First, we note that the identity transformation is a conservative transformation. Next, we consider the result of following a transformation from to by a transformation from to . Upon differentiating with respect to , subtracting the corresponding expression with and interchanged, and multiplying by , we obtain We see from (6) that if the quantities and both vanish, then the quantity vanishes. Thus, if the transformations from to and from to are conservative, then the product transformation from to is conservative. If we let , we see from (6) that the inverse of a conservative transformation is conservative. From , we see that the product of matrices and (which represent the transformations from to and from to , resp.) equals the matrix (which represents the product transformation from to ). It is obvious, and well known, that if products admit a matrix representation in this sense, then the associative law is satisfied. This completes the proof that the conservative transformations form a group.

We note that if (1) is satisfied, then (2) is satisfied; that is, the conservation group contains the diffeomorphisms as a subgroup. Thus, to show that it contains the diffeomorphisms as a proper subgroup, we need only to exhibit transformation coefficients which satisfy (2), but do not satisfy (1). Such transformation coefficients are where is the usual Kronecker delta. If we take the partial derivative of with respect to and subtract from the result the corresponding expression with and interchanged, we get If, in (8), we choose ,, and , we get , so the transformation coefficients in (7) do not satisfy (1). However, upon multiplying (8) by , we find that the transformation coefficients in (7) do satisfy (2). q.e.d.

3. Group Which Contains the Superdiffeomorphisms as a Proper Subgroup

In [613] we used the conservation group as the covariance group for a geometrical theory which unifies the gravitational and electroweak fields, which are mediated by bosons. This theory, however, fails to completely unify the gravitational and electroweak interactions, because it does not include the neutrinos, which are fermions. Geometrical theories based on an ordinary manifold generally cannot include fermions. However both bosons and fermions are included in theories based on a supermanifold. We therefore investigate a generalization of the conservation group to a setting which is a supermanifold.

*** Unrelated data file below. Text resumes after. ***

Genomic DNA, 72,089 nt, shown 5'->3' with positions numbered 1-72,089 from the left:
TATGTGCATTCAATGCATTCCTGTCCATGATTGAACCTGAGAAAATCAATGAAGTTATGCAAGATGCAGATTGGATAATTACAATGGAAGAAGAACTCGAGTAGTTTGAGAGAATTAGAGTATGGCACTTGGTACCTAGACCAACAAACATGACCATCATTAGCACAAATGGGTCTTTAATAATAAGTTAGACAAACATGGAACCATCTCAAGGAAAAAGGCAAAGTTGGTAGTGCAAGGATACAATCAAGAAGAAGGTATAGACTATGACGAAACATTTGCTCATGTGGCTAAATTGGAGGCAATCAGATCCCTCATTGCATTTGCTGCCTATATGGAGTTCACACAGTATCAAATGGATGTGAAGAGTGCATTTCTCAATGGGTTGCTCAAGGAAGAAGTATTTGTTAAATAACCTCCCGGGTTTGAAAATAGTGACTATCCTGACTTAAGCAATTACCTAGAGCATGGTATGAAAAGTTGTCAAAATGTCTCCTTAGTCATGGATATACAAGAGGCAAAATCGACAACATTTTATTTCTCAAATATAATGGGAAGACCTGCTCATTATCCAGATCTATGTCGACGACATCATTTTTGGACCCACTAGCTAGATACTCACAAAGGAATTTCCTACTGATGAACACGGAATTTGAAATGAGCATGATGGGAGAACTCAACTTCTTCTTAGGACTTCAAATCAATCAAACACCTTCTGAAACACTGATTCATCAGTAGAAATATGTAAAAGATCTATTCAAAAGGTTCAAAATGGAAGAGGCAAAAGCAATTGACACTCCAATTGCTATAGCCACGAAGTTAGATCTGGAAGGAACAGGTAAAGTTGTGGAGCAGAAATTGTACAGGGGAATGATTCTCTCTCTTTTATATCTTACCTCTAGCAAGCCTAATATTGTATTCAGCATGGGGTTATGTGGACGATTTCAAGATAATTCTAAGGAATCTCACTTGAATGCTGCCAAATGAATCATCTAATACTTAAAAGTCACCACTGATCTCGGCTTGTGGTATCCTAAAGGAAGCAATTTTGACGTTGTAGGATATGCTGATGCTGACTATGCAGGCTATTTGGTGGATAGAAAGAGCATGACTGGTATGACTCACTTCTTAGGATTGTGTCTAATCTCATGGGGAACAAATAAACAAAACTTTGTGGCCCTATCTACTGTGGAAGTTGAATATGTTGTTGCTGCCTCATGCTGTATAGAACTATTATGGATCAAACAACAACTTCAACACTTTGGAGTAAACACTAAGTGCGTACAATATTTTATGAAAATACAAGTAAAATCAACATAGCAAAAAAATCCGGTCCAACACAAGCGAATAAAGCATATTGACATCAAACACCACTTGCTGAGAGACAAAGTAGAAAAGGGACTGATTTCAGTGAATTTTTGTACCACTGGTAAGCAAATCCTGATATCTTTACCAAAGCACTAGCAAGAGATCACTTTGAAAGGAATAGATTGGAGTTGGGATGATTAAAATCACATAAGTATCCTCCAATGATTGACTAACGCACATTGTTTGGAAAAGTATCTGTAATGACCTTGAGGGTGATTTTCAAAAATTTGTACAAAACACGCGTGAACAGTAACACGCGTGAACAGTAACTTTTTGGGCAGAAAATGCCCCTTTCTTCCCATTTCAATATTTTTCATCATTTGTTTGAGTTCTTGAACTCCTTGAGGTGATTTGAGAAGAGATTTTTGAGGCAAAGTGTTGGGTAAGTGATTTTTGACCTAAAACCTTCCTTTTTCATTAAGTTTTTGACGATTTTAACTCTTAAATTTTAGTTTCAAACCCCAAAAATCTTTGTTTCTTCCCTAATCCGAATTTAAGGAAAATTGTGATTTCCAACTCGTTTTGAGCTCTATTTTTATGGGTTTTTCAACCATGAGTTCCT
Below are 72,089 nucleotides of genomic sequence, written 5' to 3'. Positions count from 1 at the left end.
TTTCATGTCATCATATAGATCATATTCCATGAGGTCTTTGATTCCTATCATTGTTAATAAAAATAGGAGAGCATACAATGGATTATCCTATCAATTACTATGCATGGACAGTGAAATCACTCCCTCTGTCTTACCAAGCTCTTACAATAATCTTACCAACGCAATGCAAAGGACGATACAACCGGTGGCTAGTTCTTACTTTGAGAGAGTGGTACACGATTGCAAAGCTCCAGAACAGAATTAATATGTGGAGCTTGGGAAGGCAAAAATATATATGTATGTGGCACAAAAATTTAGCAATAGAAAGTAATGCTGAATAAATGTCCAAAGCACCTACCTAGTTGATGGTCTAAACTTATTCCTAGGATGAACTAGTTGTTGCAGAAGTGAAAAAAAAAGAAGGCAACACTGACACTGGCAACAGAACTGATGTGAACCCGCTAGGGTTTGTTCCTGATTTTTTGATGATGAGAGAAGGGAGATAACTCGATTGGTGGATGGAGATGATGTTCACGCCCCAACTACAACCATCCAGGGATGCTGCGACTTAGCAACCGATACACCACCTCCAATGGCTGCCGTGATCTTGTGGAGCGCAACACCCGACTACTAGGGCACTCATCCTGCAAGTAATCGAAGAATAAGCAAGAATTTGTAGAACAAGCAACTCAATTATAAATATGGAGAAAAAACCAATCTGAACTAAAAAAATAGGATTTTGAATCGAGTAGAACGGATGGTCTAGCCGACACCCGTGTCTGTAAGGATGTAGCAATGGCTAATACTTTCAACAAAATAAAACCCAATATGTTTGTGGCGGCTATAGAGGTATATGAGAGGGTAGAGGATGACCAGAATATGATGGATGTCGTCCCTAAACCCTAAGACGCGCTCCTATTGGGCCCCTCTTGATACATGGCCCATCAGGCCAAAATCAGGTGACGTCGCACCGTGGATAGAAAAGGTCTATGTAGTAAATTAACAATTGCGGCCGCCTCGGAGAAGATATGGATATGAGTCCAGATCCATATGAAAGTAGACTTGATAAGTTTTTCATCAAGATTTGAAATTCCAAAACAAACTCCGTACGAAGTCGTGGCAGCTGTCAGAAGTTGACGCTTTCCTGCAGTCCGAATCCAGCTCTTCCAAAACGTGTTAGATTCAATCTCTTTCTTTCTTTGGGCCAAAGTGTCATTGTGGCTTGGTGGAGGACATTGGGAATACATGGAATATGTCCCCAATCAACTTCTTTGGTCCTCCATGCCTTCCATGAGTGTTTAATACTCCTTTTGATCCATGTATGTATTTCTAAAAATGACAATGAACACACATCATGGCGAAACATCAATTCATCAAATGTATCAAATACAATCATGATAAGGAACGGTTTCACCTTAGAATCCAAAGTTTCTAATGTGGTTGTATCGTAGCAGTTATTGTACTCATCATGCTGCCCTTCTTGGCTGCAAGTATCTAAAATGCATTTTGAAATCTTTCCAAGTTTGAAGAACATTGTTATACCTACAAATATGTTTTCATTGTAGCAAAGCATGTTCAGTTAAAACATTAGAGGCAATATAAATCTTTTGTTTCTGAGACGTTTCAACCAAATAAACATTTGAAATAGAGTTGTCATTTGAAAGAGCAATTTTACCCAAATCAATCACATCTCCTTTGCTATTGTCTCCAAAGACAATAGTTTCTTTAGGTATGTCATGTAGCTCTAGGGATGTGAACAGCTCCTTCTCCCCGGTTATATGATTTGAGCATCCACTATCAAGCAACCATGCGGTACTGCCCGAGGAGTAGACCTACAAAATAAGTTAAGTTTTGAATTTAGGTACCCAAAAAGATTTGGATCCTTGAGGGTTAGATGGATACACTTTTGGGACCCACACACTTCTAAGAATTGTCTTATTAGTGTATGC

3.1. Supermanifolds

As Rogers [14] has stated, “a supermanifold is a set, more specifically it is a manifold modelled on some flat ‘superspace’ so that it has local coordinates some of which take values in the even and some in the odd part of a Grassmann algebra.” “Even” quantities commute with all quantities, while “odd” quantities anticommute among themselves.

We adopt the standard notation of DeWitt [15, pages 2 and 3 and Section  2], in which the rules for commutation relations and for shifting tensor indices are accommodated by using coefficients that are powers of . When the first edition of DeWitt's book was published in 1984, the journal Nature stated “Supermanifolds is destined to become the standard work for all serious study of super-symmetric theories of physics.” We assume that a reader interested in this section is somewhat familiar with DeWitt's notation. However, since we wish to optimize readability, we shall give more details than what is customary in the remainder of this paper.